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Russian Space Agency Irked By Moon Program Debate

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by Staff Writers
Moscow (RIA Novosti) Jan 18, 2007
The Russian Federal Space Agency said Thursday it was unpleasantly surprised by an ongoing media debate over the country's Moon exploration program, sparked by statements made a week ago by a top space industry official. Russian media have said in recent days that both Russia and the United States have new ambitious Moon exploration plans for the coming decades, including building a permanent habitable base, and allowing tourists to buy flights to the earth's satellite.

During a news conference on January 11, Nikolai Sevastyanov, the head of the Russian spacecraft manufacturer Energia, had said: "Our motto is 'toward Mars with a stop at the Moon'." The official reaffirmed the country's plans to launch an unmanned flight to the Earth's satellite in 2011-2012, and a manned expedition to Mars in 2025-2030.

However, a spokesman for the Federal Space Agency distanced himself Thursday from Sevastyanov's comments, criticizing him for portraying mere technical ideas as national strategy.

"It is very unfortunate when untested technical ideas, which are a long way from accepted technical solutions and technologies, are presented by the head of the country's leading spacecraft manufacturer, as if they were a national space exploration strategy adopted by the Russian leadership," Igor Panarin said.

The space official said the Federal Space Agency and other bodies are still working on a national program for the development of the space industry, including in the sphere of manned space flights, but that it would be premature to announce any concrete plans at this point.

"It is too early to speak about concrete decisions at the state level concerning exploration of the Moon or other planets," Panarin said.

The head of the space agency, Anatoly Perminov, had said in December last year that Russia will finalize its space exploration strategy until 2040 at some point during 2007, and that the agency would not join the U.S. in its Moon program, but would develop its own unmanned exploration techniques.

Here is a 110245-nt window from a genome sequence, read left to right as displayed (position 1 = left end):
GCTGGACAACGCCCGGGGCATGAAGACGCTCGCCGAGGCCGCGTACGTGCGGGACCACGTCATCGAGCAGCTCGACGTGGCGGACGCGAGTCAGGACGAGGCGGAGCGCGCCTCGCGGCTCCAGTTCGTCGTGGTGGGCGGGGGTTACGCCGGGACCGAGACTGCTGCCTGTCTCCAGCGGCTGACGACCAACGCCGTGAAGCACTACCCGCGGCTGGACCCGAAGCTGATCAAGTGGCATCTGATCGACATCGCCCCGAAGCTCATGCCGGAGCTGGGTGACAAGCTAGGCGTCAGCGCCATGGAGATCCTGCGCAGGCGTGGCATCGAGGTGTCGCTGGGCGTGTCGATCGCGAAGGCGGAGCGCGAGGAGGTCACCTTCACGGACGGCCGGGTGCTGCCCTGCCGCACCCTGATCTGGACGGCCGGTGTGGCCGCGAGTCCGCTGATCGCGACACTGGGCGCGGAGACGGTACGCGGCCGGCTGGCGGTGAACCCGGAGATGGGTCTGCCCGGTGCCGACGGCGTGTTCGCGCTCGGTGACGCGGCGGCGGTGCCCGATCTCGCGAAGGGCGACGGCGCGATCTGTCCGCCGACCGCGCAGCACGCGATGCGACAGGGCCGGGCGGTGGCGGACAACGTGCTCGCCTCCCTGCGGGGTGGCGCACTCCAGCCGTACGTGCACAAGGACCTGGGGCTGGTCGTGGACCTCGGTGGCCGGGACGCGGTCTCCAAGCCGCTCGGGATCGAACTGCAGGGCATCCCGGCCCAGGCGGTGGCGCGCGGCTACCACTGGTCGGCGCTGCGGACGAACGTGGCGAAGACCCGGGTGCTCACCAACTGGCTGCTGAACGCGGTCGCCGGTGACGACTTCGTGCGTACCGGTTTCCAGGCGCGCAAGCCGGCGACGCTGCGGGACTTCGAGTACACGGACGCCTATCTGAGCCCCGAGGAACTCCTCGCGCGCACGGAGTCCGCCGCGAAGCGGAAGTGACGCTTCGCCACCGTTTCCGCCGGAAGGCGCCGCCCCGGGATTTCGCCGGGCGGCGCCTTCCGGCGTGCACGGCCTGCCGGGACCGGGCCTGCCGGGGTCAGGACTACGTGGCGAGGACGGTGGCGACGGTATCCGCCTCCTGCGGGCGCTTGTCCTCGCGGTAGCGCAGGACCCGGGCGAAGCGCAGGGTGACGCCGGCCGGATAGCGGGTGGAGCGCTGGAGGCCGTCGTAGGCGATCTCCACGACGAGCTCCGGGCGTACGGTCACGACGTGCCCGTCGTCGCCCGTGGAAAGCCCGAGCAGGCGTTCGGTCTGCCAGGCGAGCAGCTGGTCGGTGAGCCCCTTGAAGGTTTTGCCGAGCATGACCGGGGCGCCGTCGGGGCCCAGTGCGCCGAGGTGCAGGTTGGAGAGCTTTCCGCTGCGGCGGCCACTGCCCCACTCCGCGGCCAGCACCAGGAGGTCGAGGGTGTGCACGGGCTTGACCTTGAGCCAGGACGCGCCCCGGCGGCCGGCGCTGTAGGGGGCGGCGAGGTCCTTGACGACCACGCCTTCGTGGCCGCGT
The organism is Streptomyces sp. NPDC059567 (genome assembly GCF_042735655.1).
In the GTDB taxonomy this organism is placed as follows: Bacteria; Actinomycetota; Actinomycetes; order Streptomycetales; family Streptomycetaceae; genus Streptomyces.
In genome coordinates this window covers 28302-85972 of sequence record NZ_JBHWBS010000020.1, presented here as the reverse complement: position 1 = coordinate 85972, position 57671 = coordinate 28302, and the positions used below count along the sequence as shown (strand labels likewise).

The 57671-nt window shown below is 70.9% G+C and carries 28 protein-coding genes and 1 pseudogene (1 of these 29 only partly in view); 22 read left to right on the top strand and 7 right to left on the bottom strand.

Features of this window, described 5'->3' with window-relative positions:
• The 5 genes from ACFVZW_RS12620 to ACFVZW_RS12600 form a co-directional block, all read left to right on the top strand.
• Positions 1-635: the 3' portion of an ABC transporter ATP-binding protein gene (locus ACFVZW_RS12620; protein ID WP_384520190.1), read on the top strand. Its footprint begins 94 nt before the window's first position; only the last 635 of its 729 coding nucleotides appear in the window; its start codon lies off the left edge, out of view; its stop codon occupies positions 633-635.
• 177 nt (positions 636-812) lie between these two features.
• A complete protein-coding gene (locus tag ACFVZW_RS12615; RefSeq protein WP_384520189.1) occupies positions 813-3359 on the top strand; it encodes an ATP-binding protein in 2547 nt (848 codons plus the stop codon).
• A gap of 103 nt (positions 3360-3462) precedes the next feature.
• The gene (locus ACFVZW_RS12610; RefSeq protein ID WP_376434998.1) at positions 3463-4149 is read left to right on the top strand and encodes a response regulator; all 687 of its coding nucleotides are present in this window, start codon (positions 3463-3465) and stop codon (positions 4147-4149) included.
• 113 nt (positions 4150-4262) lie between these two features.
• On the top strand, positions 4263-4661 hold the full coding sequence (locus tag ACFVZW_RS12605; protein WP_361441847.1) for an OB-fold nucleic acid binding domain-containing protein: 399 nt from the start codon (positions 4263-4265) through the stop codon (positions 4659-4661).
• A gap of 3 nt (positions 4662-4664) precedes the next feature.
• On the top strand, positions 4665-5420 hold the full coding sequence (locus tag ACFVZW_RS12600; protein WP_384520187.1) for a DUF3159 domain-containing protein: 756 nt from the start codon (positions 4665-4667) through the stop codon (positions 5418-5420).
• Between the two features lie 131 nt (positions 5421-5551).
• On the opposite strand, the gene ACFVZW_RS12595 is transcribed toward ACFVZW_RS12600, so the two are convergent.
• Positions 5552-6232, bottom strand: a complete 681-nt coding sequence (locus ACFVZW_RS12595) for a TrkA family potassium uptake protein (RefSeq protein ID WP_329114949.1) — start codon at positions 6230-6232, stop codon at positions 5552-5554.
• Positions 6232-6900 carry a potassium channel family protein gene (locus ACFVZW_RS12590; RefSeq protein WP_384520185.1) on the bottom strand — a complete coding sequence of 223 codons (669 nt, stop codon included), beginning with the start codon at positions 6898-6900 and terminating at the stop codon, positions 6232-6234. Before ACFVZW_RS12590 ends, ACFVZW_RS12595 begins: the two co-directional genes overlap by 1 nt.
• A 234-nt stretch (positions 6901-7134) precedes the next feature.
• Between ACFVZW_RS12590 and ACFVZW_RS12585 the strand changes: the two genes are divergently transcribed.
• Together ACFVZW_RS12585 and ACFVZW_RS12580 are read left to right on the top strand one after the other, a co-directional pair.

The United States is the only country to have put people on the Moon. Neil Armstrong was memorably the first in 1969, and five other missions followed him until the lunar program was wrapped up in 1972.

The head of spacecraft manufacturer Energia first mentioned Russia's ambitious Moon exploration project in August last year.

"The Energia Rocket and Space Corporation plans to explore the Moon in three stages: a Soyuz spacecraft flight to the Moon (in 2011-2012), the construction of a permanent base on the Moon (until 2025), and the industrial exploration of space around the Earth's satellite," Sevastyanov said at the 5th Airspace Congress in the Russian capital.

He said then the main goals of lunar exploration would be to conduct astrophysical research from its surface, to transfer environmentally unfriendly industries from Earth to the Moon, and to extract raw materials, including helium-3, to meet increasing energy demand on Earth.

Helium-3 is a rare earth metal, believed to be abundant on the Moon, and is used in nuclear power reactors as well as being a conductor. It is also used in microchip and related technologies.

Russia is planning to use a modernized version of the Soyuz manned spacecraft, the workforce of the Russian space fleet, for the flights to the Moon, Sevastyanov said, adding that the first spacecraft would be ready in 2010.

"Energia has started the development of a modernized Soyuz spacecraft," Sevastyanov said.

"New digital technologies will be used during the development and operation of the new spacecraft," he said. "Besides, the new space vehicle will be able to conduct flights not only to the International Space Station, but also to the Moon."

Sevastyanov also said the first flight to Mars would be conducted after 2025. The expedition will use the Russian-made Clipper shuttle with a four-man crew and will last two-and-a-half years, he said.

Source: RIA Novosti

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Moon May Be More Like Earth Than Thought
Knoxville TN (UPI) Jan 18, 2007
A U.S. astronomer says a new moon-rock study suggests the satellite has an iron core and might be more like the Earth than thought. Larry Taylor, director of the Planetary Geosciences Institute at the University of Tennessee, told National Geographic News the findings add weight to the theory the moon formed from debris thrown off when a Mars-size object collided with a young Earth.

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